The two most common growth strategies for business are organic and acquisition. However, that is quickly changing. Companies are beginning to leverage a third option – growth through insight. “Insight” is what is derived from understanding external conditions, internal conditions, and harvesting internal company data. Companies are taking up the charge to educate their employees on the power and possibilities of data and its contribution to the company’s strategic plan as well as short term operational improvements.

Becoming A Data Driven Organization

In this modern, technology-driven age, it is amazing how many key business decisions are based upon gut instinct. There are generally two reasons for this. Either, a charismatic leader has always made the decisions on where the company or division needs to go next, or decision-makers don’t trust the company’s internal data (garbage in – garbage out).

Although the first example may be experience/ego-driven, the second example centers around having trust in the data which can be addressed through establishing data governance processes and data integrity testing. Is data being entered the same way each time? Are there processes around how data is entered? Has the data been properly challenged and vetted? Once data integrity has been established, then the move can be made from “data” to “information”.

The aforementioned move from data to information may be a bit of an oversimplification in that many companies struggle with integrating data technology into their existing systems and business models. There is a wide variety of analytical tools on the market, each containing its own nuances and challenges. Beyond the choice of applications, their integration, and an overall culture shift to make decisions based upon data, the goal is to derive insight. Software alone can’t deliver insight, culture change can’t deliver insight, integrating information sources can’t deliver insight. The most important ingredient in a successful business intelligence internal practice is the role of the “data detective”.

The Role Of A Data Detective

A data detective is a combination of business strategist, database expert, data analyst and sleuth. They proactively look for anomalies in the data, question everything, create hypotheses, run data models, test data integrity, derive conclusions and present “Insight” to the business.

First and foremost, a data detective has a holistic understanding of the business from an operational standpoint, an IT infrastructure standpoint, a sales and marketing standpoint and a strategic standpoint. Only with a solid grasp of the underpinnings and strategic goals of the company can they truly be effective.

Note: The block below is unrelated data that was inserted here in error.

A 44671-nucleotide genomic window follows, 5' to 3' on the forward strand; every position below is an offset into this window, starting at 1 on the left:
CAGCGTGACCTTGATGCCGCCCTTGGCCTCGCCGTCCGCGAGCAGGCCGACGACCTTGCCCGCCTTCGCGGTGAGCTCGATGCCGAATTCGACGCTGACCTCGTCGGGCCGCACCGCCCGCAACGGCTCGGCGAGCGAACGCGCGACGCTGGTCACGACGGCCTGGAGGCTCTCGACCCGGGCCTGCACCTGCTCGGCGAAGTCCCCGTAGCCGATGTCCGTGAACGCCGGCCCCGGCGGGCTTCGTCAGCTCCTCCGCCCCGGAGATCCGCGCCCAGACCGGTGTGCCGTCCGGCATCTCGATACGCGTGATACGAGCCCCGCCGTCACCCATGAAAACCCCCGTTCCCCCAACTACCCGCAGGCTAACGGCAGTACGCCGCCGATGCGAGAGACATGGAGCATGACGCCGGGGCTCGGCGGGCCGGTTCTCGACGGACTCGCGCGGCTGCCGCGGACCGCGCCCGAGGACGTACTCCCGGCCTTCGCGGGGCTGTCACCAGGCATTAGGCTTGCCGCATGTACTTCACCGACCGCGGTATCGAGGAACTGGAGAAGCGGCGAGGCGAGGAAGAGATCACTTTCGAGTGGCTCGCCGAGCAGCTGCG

Second, the data detective must be able to communicate at the business level and convert questions and issues raised by the business into technical requirements from which information can be derived. They also have to possess a strong technical prowess to know where to look for the answers and how to extract those answers from potentially mountains of Big Data.

Third, they need to be adept at applying scientific processes to finding answers via creating data models, developing hypotheses, testing data integrity and arriving at fact-based insight.

The Difference Between Data Detective, Data Scientist and Data Analyst

Often times, analysts are embedded in specific departments which limits their exposure to other areas of the company. Business Intelligence initiatives can span across all departments. Therefore, an overall perspective of the company (seeing the big picture) is needed. Data analysts are more closely tied to IT in terms of accessing and providing data in the form of reports supplied to business users.

Data scientists on the other hand usually don’t interact directly with the business and are focused more on discovering Insight from Big Data, more hypothesis testing, and may not have the social skills to communicate at the C-level. defines the role of a data scientist as follows:

“Data scientists generally analyze big data, or data depositories that are maintained throughout an organization or website’s existence, but are of virtually no use as far as strategic or monetary benefit is concerned. Data scientists are equipped with statistical models and analyze past and current data from such data stores to derive recommendations.”